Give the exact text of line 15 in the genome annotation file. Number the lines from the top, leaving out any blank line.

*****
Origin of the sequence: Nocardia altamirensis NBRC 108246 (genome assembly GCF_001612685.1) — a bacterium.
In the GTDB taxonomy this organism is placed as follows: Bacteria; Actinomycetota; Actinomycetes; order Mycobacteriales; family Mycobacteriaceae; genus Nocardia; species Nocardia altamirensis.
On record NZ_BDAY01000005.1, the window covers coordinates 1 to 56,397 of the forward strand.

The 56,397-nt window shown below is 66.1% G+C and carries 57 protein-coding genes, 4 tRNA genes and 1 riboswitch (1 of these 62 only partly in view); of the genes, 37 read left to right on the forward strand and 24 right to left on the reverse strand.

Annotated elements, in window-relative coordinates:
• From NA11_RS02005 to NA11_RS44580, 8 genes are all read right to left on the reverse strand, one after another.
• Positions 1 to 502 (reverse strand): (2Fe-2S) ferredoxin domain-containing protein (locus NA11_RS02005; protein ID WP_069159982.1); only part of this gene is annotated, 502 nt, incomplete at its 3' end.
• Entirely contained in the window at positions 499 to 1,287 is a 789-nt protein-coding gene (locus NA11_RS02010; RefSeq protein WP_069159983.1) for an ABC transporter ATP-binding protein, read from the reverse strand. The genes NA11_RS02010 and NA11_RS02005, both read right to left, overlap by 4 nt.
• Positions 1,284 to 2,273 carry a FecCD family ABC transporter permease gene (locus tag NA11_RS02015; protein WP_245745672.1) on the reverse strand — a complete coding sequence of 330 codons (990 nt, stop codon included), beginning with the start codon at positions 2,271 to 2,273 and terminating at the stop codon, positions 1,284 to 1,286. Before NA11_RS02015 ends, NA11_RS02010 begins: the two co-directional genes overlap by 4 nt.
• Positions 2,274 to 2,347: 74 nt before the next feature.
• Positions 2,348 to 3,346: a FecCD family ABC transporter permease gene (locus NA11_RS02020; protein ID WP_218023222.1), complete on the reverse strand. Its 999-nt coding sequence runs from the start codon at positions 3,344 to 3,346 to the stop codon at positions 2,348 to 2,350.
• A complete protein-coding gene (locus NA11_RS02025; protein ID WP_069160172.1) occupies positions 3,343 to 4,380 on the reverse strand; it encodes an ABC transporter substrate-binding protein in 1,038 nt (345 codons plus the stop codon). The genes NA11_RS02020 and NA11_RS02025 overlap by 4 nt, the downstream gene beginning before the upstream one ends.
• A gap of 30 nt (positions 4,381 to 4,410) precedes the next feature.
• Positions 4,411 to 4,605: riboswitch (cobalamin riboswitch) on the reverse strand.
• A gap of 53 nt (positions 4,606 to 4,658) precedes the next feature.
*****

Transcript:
• A gap of 53 nt (positions 4,606 to 4,658) precedes the next feature.